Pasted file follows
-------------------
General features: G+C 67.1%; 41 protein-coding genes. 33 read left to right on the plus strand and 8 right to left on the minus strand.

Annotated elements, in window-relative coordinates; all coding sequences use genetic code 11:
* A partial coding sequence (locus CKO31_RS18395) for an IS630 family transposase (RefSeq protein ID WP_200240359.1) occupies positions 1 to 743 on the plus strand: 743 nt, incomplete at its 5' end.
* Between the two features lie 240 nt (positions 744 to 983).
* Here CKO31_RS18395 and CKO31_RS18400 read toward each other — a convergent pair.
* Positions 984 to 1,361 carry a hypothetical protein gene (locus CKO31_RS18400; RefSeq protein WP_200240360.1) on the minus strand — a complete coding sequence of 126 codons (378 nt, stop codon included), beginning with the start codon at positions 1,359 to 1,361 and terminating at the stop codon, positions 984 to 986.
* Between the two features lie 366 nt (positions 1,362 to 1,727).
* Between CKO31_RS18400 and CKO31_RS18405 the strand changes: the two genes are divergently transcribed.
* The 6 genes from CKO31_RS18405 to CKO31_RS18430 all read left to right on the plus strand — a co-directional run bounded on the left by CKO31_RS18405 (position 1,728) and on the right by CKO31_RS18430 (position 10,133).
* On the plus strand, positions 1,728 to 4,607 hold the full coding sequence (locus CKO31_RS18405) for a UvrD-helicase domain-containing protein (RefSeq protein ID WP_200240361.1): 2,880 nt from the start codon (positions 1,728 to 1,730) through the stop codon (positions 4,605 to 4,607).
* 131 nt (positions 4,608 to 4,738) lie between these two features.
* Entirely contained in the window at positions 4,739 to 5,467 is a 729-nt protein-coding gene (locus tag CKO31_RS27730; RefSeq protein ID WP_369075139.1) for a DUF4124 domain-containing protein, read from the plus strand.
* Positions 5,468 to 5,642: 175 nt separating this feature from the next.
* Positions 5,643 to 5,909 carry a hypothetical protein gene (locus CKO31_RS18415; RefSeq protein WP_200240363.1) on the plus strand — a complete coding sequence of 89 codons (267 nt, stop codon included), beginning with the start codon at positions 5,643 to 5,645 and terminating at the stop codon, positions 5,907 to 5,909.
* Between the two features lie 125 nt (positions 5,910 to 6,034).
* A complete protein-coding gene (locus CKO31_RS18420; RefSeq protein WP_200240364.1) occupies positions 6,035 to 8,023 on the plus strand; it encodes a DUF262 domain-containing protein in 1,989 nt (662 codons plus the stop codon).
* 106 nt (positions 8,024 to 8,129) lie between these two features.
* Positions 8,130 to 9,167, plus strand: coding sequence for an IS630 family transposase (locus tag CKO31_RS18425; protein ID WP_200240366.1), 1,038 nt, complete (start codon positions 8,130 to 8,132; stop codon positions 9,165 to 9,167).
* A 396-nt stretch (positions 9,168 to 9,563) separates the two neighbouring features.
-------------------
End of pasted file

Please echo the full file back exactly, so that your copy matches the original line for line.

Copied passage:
General features: G+C 67.1%; 41 protein-coding genes. 33 read left to right on the plus strand and 8 right to left on the minus strand.

Annotated elements, in window-relative coordinates; all coding sequences use genetic code 11:
* A partial coding sequence (locus CKO31_RS18395) for an IS630 family transposase (RefSeq protein ID WP_200240359.1) occupies positions 1 to 743 on the plus strand: 743 nt, incomplete at its 5' end.
* Between the two features lie 240 nt (positions 744 to 983).
* Here CKO31_RS18395 and CKO31_RS18400 read toward each other — a convergent pair.
* Positions 984 to 1,361 carry a hypothetical protein gene (locus CKO31_RS18400; RefSeq protein WP_200240360.1) on the minus strand — a complete coding sequence of 126 codons (378 nt, stop codon included), beginning with the start codon at positions 1,359 to 1,361 and terminating at the stop codon, positions 984 to 986.
* Between the two features lie 366 nt (positions 1,362 to 1,727).
* Between CKO31_RS18400 and CKO31_RS18405 the strand changes: the two genes are divergently transcribed.
* The 6 genes from CKO31_RS18405 to CKO31_RS18430 all read left to right on the plus strand — a co-directional run bounded on the left by CKO31_RS18405 (position 1,728) and on the right by CKO31_RS18430 (position 10,133).
* On the plus strand, positions 1,728 to 4,607 hold the full coding sequence (locus CKO31_RS18405) for a UvrD-helicase domain-containing protein (RefSeq protein ID WP_200240361.1): 2,880 nt from the start codon (positions 1,728 to 1,730) through the stop codon (positions 4,605 to 4,607).
* 131 nt (positions 4,608 to 4,738) lie between these two features.
* Entirely contained in the window at positions 4,739 to 5,467 is a 729-nt protein-coding gene (locus tag CKO31_RS27730; RefSeq protein ID WP_369075139.1) for a DUF4124 domain-containing protein, read from the plus strand.
* Positions 5,468 to 5,642: 175 nt separating this feature from the next.
* Positions 5,643 to 5,909 carry a hypothetical protein gene (locus CKO31_RS18415; RefSeq protein WP_200240363.1) on the plus strand — a complete coding sequence of 89 codons (267 nt, stop codon included), beginning with the start codon at positions 5,643 to 5,645 and terminating at the stop codon, positions 5,907 to 5,909.
* Between the two features lie 125 nt (positions 5,910 to 6,034).
* A complete protein-coding gene (locus CKO31_RS18420; RefSeq protein WP_200240364.1) occupies positions 6,035 to 8,023 on the plus strand; it encodes a DUF262 domain-containing protein in 1,989 nt (662 codons plus the stop codon).
* 106 nt (positions 8,024 to 8,129) lie between these two features.
* Positions 8,130 to 9,167, plus strand: coding sequence for an IS630 family transposase (locus tag CKO31_RS18425; protein ID WP_200240366.1), 1,038 nt, complete (start codon positions 8,130 to 8,132; stop codon positions 9,165 to 9,167).
* A 396-nt stretch (positions 9,168 to 9,563) separates the two neighbouring features.